As always, studies on inheritance and on ways to eliminate deleterious single genes from populations of livestock are under way. The work of Christian (1972) with pale, soft, exudative pork muscle and the porcine stress syndrome in swine, and of Kieffer et al. (1972) with the double muscle syndrome in cattle, are examples.
Some genetic work is still being done with blood antigens and other aspects of physiological genetics, as indicated by the studies of Bryan et al. (1975) on the cattle histocompatibility system.
Because of the genetic capabilities of large poultry breeding firms, university work in poultry breeding has developed more basic projects (e.g., Nordskog et al. 1974).
Application of animal breeding
A new applied field must first generate enough knowledge from research and develop enough trained people before it can have an impact on the industries in which it is to be applied. Such has been the case with animal breeding.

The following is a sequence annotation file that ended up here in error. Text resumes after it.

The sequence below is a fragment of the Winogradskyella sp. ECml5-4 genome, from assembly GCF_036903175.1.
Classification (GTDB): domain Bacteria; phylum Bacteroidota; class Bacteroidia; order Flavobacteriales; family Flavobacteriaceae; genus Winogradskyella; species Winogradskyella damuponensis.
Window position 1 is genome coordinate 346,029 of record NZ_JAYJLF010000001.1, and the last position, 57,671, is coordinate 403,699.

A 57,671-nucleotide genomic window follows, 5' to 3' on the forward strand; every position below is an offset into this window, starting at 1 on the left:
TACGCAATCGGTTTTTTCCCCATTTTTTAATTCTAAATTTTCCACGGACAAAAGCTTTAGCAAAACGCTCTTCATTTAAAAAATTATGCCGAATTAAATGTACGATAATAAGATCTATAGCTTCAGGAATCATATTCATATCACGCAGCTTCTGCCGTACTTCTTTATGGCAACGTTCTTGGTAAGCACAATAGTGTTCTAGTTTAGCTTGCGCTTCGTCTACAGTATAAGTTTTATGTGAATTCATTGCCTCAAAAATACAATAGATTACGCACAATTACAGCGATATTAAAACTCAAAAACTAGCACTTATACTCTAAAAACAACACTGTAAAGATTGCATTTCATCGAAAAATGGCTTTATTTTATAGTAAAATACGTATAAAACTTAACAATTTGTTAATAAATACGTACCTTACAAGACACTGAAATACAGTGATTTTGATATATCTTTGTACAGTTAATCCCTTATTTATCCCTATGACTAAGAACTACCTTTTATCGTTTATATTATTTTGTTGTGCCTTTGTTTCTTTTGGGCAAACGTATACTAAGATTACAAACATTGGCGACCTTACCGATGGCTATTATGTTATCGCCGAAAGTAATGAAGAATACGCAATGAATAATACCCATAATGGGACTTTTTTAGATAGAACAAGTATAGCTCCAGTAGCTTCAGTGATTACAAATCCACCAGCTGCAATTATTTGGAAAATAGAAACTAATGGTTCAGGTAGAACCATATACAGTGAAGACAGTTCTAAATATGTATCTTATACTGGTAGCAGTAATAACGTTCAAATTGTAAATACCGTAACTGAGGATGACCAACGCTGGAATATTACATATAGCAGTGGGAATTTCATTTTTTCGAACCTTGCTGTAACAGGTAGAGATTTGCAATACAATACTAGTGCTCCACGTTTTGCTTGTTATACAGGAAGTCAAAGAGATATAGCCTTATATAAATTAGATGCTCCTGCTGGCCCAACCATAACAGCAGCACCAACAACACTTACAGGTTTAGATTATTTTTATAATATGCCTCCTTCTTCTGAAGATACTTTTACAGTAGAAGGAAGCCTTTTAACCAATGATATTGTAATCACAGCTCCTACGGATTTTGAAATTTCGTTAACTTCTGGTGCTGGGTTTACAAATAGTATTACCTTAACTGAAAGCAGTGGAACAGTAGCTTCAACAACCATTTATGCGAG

Little real application of population genetics theory was made to domestic livestock until after the Second World War. Since then, several livestock industries have been revolutionized and the larger species with lower reproductive potential are now yielding to the impact of breeding technology. Large breeding organizations are well-established in poultry; although there are not many of them, they control the genetics of both broiler and egg production. The swine industry has not gone this far, but at least two organizations are involved in swine breeding. Swine testing stations are now an integral part of the industry. Dairy cattle breeding, because of the early use of artificial insemination, has developed a complex of strong bull studs, nearly all of which have young sire sampling programmes and, as such, are taking a real lead in dairy breeding.